Convenience, plastics, waste, toxicity, income inequality, all lead to serious problems. Marketing and media combine to overwhelm reality and lead us headlong over the cliff of envy, hatred, malice, and all uncharitableness in our defense of possessions and clever distraction (all too often on a little palm rectangle, but huge screens as well).

    We have passed our hospitable planet’s carrying capacity and divide into people who wish to share and care versus people who want to exclude, blame and kill. Unfortunately, the latter are better armed, thanks to said progress. Sadly, the former are also blinded by convenience and the bombardment of excess.

    Re Feynman, I fondly remember our weekly jam sessions (MIT Student Art, after Sunday life drawing sessions, mid 80s, when he was at Thinking Machines) and he was all about having fun and living to the fullest. As to science versus reality, that was the topic of many dinner arguments between mother and father (PWA); she was more focused on nature and ecology. He never questioned the science of climate change, but was more interested in his areas of physics, while his politics were more about fighting nuclear proliferation. He wasn’t unwilling, but would tune out a bit when his friends and I went on our rants about the climate. Understandable at his age: his race was run.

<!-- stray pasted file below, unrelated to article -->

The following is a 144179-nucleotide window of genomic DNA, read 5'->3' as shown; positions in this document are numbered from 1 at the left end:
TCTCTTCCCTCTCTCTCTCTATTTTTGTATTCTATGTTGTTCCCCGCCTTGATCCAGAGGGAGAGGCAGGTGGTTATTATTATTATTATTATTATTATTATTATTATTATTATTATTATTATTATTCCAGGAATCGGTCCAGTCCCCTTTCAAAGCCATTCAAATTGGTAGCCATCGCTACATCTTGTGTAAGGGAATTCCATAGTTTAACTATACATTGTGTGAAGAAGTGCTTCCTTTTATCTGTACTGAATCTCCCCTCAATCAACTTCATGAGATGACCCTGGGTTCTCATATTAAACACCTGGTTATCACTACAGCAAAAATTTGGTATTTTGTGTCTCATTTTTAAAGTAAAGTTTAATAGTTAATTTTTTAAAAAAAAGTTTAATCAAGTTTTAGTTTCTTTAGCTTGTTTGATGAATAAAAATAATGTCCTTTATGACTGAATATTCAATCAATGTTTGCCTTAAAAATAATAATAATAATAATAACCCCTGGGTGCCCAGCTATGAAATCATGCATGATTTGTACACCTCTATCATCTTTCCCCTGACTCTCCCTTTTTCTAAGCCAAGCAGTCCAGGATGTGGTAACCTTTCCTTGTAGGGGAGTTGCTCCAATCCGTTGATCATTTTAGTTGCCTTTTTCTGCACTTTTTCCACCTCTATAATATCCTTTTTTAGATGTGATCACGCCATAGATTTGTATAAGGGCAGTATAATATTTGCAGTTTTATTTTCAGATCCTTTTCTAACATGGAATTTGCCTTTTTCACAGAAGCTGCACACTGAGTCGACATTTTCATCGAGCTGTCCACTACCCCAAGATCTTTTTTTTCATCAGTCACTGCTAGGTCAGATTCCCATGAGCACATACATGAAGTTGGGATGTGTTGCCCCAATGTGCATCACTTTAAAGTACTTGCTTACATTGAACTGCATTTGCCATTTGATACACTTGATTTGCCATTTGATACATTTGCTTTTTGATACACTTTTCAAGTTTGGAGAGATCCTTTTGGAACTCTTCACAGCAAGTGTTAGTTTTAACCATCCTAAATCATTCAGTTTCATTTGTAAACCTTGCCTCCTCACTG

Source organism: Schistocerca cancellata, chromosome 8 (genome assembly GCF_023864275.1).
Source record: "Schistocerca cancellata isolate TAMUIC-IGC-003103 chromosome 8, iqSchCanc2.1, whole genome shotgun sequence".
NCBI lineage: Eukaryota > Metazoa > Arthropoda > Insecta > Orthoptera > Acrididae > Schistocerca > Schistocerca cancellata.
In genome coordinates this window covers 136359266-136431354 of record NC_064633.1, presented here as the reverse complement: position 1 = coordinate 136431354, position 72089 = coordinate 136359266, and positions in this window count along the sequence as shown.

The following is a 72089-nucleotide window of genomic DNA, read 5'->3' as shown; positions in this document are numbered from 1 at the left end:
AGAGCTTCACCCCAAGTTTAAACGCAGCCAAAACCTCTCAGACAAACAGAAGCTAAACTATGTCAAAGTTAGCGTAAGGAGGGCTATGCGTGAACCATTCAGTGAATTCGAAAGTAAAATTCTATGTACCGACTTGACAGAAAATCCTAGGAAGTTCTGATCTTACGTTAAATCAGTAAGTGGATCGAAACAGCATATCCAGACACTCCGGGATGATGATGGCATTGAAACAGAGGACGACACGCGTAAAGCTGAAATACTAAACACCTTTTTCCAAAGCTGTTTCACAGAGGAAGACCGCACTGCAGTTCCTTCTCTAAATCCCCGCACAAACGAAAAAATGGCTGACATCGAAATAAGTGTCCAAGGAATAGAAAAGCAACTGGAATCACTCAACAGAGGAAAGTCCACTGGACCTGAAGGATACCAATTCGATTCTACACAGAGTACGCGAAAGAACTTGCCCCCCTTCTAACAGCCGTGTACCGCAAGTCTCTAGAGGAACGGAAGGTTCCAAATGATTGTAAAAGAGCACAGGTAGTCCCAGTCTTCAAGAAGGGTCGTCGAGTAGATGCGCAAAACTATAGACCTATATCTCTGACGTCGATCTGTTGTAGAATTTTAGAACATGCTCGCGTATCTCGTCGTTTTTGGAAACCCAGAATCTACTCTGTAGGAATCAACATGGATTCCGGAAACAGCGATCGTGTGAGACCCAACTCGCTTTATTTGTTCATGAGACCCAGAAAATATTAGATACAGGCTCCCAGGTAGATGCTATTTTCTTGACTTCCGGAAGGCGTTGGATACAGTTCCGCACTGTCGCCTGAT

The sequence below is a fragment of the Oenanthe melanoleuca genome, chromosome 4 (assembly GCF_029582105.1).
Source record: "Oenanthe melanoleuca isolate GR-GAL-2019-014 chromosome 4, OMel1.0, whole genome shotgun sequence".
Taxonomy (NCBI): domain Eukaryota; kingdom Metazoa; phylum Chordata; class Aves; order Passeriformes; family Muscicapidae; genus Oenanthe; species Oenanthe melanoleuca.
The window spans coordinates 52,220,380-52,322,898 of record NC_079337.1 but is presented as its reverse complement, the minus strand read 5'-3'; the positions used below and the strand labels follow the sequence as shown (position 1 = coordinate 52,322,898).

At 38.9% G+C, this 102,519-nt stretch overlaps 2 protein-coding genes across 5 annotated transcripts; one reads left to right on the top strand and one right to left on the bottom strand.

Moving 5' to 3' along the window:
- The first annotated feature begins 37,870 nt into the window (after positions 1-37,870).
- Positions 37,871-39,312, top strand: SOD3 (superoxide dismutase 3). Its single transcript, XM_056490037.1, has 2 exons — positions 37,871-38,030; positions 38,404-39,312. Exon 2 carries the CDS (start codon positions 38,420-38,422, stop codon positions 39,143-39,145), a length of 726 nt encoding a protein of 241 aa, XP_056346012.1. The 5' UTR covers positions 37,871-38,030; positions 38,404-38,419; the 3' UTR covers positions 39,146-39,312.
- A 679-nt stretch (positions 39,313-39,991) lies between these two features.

But despite my education deficit relative to his vast understanding, our instincts were more or less the same. If it seems too good to be true, or has to be bent into multiple shapes to work, it’s unlikely.

    Returning to my own voice, I have one quibble with fancy science, which I share with Bill McKibben: vast sums spent on extending individual lives and vast explorations can be ego trips, and vast wealth allows people to focus on themselves rather than lifting everyone.

    I think until every human on the planet has, at the least, access to clean adequate water, $billions spent on pet projects are dangerous. And there is no way that space is going to be a refuge if we don’t fix our once lovely home first. Walls and death to our enemies will not work.

  8. 58
    nigelj says:

    Zebra @56

    Zeb: “But if you’ve been following the definition debate over on FR, you will see that for some, inventing stuff doesn’t count as “science”

    Nigelj: To me inventing stuff isn’t really the same as science. Self evident surely? Inventing stuff aims to create useful things, and science aims to understand how things work and come up with testable theories about the universe. Very different things. Inventing stuff is about engineering. Science and engineering are quite different activities, disciplines and ways of thinking. You can however apply scientific knowledge to engineering design, and engineers sometimes do science and vice versa, but not as their primary roles.

    MA “that for knowledge to accumulate reliably over generations, it must be recorded in a shared language on durable media, for transmission with high fidelity to future investigators. The invention of writing was thus a great leap forward. Printing was another. And so on.”

    Zeb: “But as I pointed out in FR #185, and Susan observed here, preliterate human cultures certainly made great gains in knowledge about the universe, and retained, transmitted, refined and expanded that knowledge. I use the no-pottery to pottery transition as an example, but less durable technology observed in recent existing cultures is also clear evidence of the application of Scientific Method and sharing of information. How much math and physics do we “unpack”, as you say, when we look closely at woven baskets?”